Some Observations On Using Predictive Models

April 9th, 2012 by: DSA

At a recent Statistics & Modeling Course it became apparent that there were different understandings as to how a scoring model should be used.

Everyone understood that when the response rate to a promotion is the variable being modeled then the correct statistical approach is logistic regression, because the scores that result from the model (logits) can be translated into probabilities of response.  What was not clear is that while the scores are indeed probabilities of response, the score themselves depend upon the average score of all persons promoted.

In other words, if a promotion to a given universe of names pulled 2%, then a model to predict response, would assign each person a score such that the average of all scores would be 2%.  What if the promo pulled 4%?  Then the average of all scores would be 4%.  If the promotion averaged 1% then the average of all individual scores would equal 1%, and so on.  So, the obvious conclusion is that a score
depends on the dataset, or the promotion, from which it was created.

Now suppose you build a model based on an August promo that pulled 3% , and now you want to use the model in January.  You score everyone on your database.  The average of all scores will be close to 3% percent.  What if you only want to promote to persons whose expected response rate will be above 2% .  The obvious answer, actually the obvious incorrect answer, is to promote to everyone whose score is equal to or greater than 2%.

Why incorrect?

Because this answer assumes that if the entire file were promoted in January, the average response would again be 3%.  What if January is a really good month and August was a really bad month.  What if promoting to the whole file pulled 5%.  The assumption we have to make is that a person whose expected response in a 3% environment is 2% will do better in a 5% environment.

How much better?

The correct answer is that we are really not sure, but we assume, unless we’ve proven otherwise, that the improvement in response will be proportional.  So, instead of using a person’s raw score, it’s better to think in terms of a relative score.  A person’s relative
score is equal to their score divided by the average of all persons scored.  In our example, a person with a 2% score coming from a promotion that averaged 3% would have a relative score, or an index or 2% divided by 3% or .667.  And, in a 5% environment, i.e., in a month in which we expected the entire promotable universe, if contacted, to pull 5%, we would estimate this person’s probability of response at 3.3% (.667*5%).

Conversely, if a person’s expected response rate was 4% stemming from a promotion that averaged 3 %, in a 5 % environment they would be expected to respond at a rate of (4%/3%*5%) 6.7%.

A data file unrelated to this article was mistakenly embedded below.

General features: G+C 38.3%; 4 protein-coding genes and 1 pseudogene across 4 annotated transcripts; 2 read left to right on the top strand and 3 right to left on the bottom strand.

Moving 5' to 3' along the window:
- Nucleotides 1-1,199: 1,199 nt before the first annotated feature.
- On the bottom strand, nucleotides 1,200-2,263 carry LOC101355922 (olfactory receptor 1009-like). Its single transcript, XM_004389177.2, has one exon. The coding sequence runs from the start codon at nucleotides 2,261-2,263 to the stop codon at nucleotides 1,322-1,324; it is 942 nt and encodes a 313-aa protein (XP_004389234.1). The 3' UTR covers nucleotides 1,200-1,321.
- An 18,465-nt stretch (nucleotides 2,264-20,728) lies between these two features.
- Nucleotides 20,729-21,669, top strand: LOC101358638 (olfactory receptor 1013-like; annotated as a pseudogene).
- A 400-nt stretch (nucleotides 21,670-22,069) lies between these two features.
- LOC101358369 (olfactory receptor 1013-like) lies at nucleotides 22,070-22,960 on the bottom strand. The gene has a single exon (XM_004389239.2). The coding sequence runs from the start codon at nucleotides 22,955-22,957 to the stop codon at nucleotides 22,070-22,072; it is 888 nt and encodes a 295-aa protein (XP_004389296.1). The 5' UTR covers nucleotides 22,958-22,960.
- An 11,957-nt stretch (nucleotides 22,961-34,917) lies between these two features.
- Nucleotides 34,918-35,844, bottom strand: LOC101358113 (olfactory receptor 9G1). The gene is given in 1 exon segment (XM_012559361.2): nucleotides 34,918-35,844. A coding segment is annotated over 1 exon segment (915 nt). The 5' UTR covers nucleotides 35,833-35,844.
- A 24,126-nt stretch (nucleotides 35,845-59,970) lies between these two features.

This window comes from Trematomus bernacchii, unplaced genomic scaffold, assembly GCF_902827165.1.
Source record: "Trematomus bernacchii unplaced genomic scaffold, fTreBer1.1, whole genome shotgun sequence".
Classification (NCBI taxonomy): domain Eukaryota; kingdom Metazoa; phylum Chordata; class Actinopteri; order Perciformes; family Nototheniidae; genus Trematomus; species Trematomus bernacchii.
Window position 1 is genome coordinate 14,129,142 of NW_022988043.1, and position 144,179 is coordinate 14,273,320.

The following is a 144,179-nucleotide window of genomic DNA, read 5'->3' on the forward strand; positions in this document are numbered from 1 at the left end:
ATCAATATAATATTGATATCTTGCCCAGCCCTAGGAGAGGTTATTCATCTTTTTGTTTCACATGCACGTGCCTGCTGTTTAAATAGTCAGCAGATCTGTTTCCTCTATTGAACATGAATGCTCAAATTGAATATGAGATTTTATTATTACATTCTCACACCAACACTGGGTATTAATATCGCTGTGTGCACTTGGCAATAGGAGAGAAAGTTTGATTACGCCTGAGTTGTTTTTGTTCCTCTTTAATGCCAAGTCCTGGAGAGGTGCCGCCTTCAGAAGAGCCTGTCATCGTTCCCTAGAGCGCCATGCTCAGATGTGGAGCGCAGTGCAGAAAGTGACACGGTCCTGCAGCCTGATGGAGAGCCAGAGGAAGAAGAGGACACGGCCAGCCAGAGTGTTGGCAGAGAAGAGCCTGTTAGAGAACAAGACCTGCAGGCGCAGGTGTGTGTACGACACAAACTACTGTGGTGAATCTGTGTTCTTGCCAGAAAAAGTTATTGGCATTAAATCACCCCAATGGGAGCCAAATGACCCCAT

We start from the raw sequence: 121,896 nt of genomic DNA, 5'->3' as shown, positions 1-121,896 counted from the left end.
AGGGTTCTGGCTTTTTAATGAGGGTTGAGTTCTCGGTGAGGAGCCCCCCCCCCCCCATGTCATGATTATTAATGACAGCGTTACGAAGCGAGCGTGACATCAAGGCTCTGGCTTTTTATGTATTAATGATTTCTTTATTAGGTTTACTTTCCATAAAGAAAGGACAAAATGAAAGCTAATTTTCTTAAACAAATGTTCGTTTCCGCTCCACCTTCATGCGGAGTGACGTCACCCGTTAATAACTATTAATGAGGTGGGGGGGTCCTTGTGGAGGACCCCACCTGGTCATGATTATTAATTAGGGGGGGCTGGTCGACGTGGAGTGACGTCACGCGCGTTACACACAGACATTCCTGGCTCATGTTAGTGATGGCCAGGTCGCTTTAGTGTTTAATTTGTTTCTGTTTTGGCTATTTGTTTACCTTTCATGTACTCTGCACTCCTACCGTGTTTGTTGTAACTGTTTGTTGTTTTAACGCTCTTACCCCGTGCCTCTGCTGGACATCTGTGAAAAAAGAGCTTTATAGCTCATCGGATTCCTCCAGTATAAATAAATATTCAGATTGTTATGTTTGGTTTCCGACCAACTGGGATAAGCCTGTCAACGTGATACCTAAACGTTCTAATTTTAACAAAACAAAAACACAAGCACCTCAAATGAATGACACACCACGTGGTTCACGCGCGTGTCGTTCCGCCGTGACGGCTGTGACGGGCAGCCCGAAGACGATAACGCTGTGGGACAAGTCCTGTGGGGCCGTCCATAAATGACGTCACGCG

The rule then is to think of model scores as indices or relative scores, as opposed to absolute scores.  This means that before using a model you must not only score the entire promotable universe, but you must also calculate each individual’s relative score or
index (their score divided by the average score) and multiple this index by your own forecast of what would be the average response if the entire file were contacted.

Now, what if you didn’t make decisions based on the expected response rate, but on some other criteria, such as contacting the top 40% of the available names.  Then the above procedure is not necessary because the value of the score does not count.

This notion of relative scores also applies to zip code models that are used for new customer acquisition promotions. Let’s assume that you’ve built a zip code model and that for every zip code in your mailing universe you’ve calculated an expected response
rate and an expected average order, and that the zip’s overall expected dollars per name mailed is the product of the two scores.  Again, assuming that the model is based on one or more promotions, the values for each zip code reflect the average
achieved across all lists in the particular mailings that were used to build both the response and the performance models.

As with individual level models, the scores associated with each zip code have to be adjusted for seasonal and other economic conditions that might increase or decrease the overall level of response and performance. But, with zip code models you have to
go one step further.

The most important factor in estimating a response and performance in an acquisition model is the quality of the list itself.  So, while a zip code may have an index value of 150 indicating that across all lists it’s expected to do 50% better than average, it’s critical to apply this index to the expected value of the entire list.  In a list expected to pull 2 % , mailing into a zip with an index of 150 results in an expected response rate of  3%.

This means that zip code models have to be implemented on a list by list basis.  Some lists might be fine for all zip codes, others because of their lower averages can only be mailed into the top responding or performing zip codes, perhaps the top one or two deciles, when results are expressed in deciles.

What’s more, in working with zip code models to be used in conjunction with many lists, the typical new customer acquisition mailing, it’s not possible to be concerned with only relative rankings, i.e., lets rank all zips and delete the bottom 20%.  The differences across lists are too important to ignore and models have to be, or should be, implemented on a list by list basis.

In summary, the point to remember is that the initial scores resulting from scoring a file have to be adjusted to reflect the overall expected level response or performance and where geographic areas are concerned, be they zip codes or lower levels of geography, adjustments have to be made to take the quality of the list or media source into account.

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